The Democratic Unionist Party Is 25 This Week. and No Amount of Talk of Deals and Ceasefires Will Upset Its Leader's Holy Mission for the Next 25

By Bruce, Steve | New Statesman (1996), November 29, 1996 | Go to article overview

The Democratic Unionist Party Is 25 This Week. and No Amount of Talk of Deals and Ceasefires Will Upset Its Leader's Holy Mission for the Next 25


Bruce, Steve, New Statesman (1996)


A cold and wet Friday lunchtime in November. Shoppers scuttle across the broad street, from one centrally heated shop to another. At one corner of the square a small band of attentive followers stands around a large man with a microphone, a loudspeaker and a message from the Lord. The shoppers pay no attention. Just another street preacher on a corner in Belfast.

Except this preacher has an RUC bodyguard and is unique in the history of western civilisation. He has founded a church and a political party and both enterprises have prospered. He has sat in the House of Commons for 26 years and has been elected to the European Parliament four times. The church he started 50 years ago has 57 congregations in Northern Ireland, two in the Irish Republic, eight in mainland Britain, and more than 20 in the United States, Canada and Australia. The Reverend Dr Ian R K Paisley MP MEP has come a very long way since he learnt his street-preaching technique in south Wales.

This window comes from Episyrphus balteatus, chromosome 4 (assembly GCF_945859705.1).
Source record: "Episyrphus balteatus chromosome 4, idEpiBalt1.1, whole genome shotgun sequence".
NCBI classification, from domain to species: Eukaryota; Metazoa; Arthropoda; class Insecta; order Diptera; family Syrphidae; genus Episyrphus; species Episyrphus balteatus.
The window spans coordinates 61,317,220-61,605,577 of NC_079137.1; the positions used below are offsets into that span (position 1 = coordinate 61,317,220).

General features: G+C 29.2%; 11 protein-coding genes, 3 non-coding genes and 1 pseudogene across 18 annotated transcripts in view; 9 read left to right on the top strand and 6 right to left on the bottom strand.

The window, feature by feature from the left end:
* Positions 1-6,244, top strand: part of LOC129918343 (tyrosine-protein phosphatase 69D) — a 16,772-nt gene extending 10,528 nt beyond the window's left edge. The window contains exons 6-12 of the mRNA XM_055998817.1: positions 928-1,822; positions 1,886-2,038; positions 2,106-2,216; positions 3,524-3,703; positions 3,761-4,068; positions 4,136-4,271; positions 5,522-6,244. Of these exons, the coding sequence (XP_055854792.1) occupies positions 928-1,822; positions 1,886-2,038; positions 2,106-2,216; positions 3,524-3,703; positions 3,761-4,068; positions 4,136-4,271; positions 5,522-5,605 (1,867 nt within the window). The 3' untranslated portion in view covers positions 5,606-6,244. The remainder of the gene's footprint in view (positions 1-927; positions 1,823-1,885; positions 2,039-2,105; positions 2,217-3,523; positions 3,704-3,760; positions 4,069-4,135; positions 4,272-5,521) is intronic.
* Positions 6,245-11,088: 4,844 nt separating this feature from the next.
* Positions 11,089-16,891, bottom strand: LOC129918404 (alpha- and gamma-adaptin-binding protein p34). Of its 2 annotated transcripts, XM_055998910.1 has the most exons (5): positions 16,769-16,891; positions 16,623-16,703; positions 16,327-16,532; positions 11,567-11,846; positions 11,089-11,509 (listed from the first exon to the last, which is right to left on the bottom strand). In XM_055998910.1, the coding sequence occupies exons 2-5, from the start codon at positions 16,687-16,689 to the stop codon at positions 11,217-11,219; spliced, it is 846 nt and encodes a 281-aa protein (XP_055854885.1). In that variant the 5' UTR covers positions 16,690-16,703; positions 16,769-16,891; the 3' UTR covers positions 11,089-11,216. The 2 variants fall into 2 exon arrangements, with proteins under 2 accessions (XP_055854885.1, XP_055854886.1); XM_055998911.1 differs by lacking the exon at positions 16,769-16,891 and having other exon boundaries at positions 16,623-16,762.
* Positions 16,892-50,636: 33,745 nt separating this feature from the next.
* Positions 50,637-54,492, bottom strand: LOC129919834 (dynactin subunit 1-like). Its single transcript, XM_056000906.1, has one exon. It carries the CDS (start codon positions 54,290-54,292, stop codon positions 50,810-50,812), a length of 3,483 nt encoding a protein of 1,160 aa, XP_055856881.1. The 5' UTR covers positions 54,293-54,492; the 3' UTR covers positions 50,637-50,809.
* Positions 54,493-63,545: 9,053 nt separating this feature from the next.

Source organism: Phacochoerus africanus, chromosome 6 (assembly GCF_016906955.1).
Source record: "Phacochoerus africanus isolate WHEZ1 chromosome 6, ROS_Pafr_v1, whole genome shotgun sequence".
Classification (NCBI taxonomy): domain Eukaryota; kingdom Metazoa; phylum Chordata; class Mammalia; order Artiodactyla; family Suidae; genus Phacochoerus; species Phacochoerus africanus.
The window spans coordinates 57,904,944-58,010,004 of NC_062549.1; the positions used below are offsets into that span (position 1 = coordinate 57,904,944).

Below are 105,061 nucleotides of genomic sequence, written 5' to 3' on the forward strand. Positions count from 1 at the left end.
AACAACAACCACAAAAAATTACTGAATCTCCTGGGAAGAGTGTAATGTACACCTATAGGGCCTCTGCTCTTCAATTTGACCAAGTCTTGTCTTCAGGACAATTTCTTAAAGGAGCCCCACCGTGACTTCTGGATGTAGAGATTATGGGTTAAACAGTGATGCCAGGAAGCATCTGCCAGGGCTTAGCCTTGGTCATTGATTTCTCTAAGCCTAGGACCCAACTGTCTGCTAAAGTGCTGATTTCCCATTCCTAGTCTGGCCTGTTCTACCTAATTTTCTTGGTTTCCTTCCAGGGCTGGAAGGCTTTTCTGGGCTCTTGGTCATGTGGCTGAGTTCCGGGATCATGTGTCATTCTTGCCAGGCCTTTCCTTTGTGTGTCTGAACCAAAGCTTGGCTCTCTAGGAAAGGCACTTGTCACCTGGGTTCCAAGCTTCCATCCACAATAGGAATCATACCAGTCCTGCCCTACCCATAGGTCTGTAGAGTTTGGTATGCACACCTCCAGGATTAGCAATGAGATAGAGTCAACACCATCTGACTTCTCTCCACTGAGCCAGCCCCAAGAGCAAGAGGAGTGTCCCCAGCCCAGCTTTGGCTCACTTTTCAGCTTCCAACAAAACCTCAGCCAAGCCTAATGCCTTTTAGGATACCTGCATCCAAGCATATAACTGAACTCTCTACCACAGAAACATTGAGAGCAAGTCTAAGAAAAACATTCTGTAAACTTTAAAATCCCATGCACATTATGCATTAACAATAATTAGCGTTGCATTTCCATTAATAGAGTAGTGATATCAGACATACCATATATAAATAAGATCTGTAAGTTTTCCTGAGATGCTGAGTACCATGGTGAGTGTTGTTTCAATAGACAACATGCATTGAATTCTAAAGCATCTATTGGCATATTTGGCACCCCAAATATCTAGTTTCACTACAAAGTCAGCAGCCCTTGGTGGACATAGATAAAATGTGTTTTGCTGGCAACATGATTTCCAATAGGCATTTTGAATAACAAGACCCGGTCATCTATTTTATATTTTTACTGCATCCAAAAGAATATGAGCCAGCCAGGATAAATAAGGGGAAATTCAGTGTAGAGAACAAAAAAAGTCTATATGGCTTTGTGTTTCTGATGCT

The regular Friday open-air spot outside Belfast's City Hall is roots Paisley. Contemporary Paisley can be seen on Sunday, in his modern Martyrs Memorial church on the Ravenhill Road in east Belfast. A taxing schedule of services begins with an hour-long prayer meeting. Then the morning service with a long sermon. After that, he is taken home - in an armour-plated police car - for lunch. After lunch he would normally preach in one of the outlying Free Presbyterian churches but today he is back in his pulpit to conduct a service for the Orangemen of Ballymacarrett District No. 6. A brief break for tea and it is back again for a second prayer meeting and the evening Old Time Gospel Hour.